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A summer interview with… Andy Betts (@andybetts1): “It’s good, but not good enough”

23 July 2010 BY

There are many great search-experts out there. We decided we wanted to give some extra attention to some of them. Therefore we will be interviewing some of these experts. During the entire summer you will be served with short interviews with influential people in the industry. You will be seeing interviews with the likes of Joost de Valk, Marcus Tandler, Chris Sherman, Mike Grehan and Danny Sullivan, and off course our bloggers! Be aware that some interviews will be published in the newsletter!

Today: a man with a view: Andy Betts

1- Can you introduce yourself in one paragraph?

My name is Andy Betts and I am a Strategy and Digital Marketing type. I started off in PPC and SEO in 2001 and since then I have helped agencies and direct advertisers not only grow and manage their search campaigns, but also helped businesses structure and grow their search and digital offerings. I’ve’ been lucky to work with some huge brands with DoubleClick and Google and with some smaller niche brands with search boutiques and specialist agencies. I have a real passion for digital, search and the people who make this work. I like to promote the value of people and their expertise across search disciplines such as SEO and PPC. I like to ‘join the dots’ and bring business people, marketers, and search specialists together at www.bettzi.com and at http://twitter.com/andybetts1

2- What are you doing this summer?

Really trying to blog some more and catch some sun. I’m not sure how that is going to work out though.

Ten years listening and no time blogging means I have some catching up to do.

3- What is the most hottest subject in search at the moment, what should every SEO be looking into?

That’s a tough question. Hot topics in search and SEO change constantly. I suppose that’s the hot topic in a roundabout way?. Keep up to date but remain focused on the core disciplines that got SEO’s to where they are now. I am also quite interested to see how Video SEO develops and how ‘black hat social media’ evolves as black hat tactics are now appearing in social media. I wonder if it becomes as hotly debated as it did with pure play SEO or if the very phrase ‘social media’ and its close association with online PR give it a little protection. I am also watching real-time search very closely.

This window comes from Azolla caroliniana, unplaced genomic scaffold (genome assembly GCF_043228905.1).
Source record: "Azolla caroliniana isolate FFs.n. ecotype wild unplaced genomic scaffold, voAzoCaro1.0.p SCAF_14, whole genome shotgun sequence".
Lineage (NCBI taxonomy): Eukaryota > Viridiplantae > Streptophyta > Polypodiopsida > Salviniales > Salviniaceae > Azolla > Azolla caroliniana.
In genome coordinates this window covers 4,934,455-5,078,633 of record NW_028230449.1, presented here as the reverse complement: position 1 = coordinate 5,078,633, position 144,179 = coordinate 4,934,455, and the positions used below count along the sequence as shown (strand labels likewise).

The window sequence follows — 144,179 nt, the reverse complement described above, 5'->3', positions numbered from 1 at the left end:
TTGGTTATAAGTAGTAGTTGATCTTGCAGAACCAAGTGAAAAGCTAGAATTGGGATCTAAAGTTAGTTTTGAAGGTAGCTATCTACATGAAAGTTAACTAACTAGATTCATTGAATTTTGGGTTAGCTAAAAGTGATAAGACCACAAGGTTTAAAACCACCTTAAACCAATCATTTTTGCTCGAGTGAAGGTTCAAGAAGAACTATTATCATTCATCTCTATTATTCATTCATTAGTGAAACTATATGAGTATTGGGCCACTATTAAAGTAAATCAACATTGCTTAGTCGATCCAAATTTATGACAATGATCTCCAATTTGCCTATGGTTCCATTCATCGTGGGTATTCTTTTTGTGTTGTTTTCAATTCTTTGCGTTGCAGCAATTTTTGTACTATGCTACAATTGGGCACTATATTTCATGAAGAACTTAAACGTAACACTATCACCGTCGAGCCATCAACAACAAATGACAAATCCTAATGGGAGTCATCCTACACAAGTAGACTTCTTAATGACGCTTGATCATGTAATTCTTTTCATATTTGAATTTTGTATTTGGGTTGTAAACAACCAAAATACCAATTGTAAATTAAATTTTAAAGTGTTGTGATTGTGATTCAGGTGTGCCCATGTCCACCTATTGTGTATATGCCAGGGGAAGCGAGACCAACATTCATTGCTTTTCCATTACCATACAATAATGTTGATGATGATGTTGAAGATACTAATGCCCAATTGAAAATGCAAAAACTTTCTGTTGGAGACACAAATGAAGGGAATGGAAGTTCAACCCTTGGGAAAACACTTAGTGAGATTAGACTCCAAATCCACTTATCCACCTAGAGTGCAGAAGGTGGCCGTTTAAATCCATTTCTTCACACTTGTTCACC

4- What do you think is the “state of search” at the moment, is the industry doing good?

It’s good ,but not good enough. There is huge demand for SEO at the moment as advertisers look to drive revenue, and incremental revenue, from the most cost effective source. SEO is now in a position to can take the lead from PPC in certain sectors. Relationships with direct advertisers and with in-house development teams are pivotal to this growth.

It was only 2 years ago that 70% of search budgets were allocated to PPC with 30% spent on SEO. Now we see a reverse in this trend. In many cases PPC is used as a supplement to SEO for seasonality and specific targeted campaigns to support the SEO effort. I think the key to maximising this growth potential is to this is making sure SEO’s contribution is reported, tracked, and given credit when looking at cross channel attribution reports. You want CEO’s and budget holders to see this and go – Oh… I did not know that!

My only concern for SEO’s is that much conversation I see at conferences and events tends to put SEO in a separate silo/a vacuum. Clients want to hear about how SEO links to other forms of media and not just SEO as a standalone discipline. If SEO’s can do that that then they will win big.

5- What is your favorite website, apart from your own?

State of Search hands down. Hey – I want more interviews ;)

6- Can “social marketing / media” and search survive apart from each other?

Just about but not for long. It makes far more sense, and provides much greater returns, when they are used in synergy. It’s a natural evolution.

7- What’s your search tip for the summer?

Spend some time understanding your clients before you even mention search. Find out what success means to them. Understand their market, business, targets, and their consumers in-side out. Then talk search and build a strategy around that. Understand your client, and if you are good at what you do, you will be thanked in £’s.

AUTHORED BY:
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Bas van den Beld is a speaker, trainer and online marketing strategist. Bas is the founder of Stateofdigital.com. -- You can hire Bas to speak, train or consult.
  • Pingback: Search, SEO, and understanding your client strategy « Bett-zi

  • http://www.themediaflow.com Nichola Stott

    Completely agree with you regarding the danger of SEO being isolated, or not given enough context as a marketing discipline. Even if an SEO practitioner feels they aren’t suited to related elements such as social media (or perhaps they aren’t excited by it – there’s nothing wrong with that), it is important to communicate that balance to clients.

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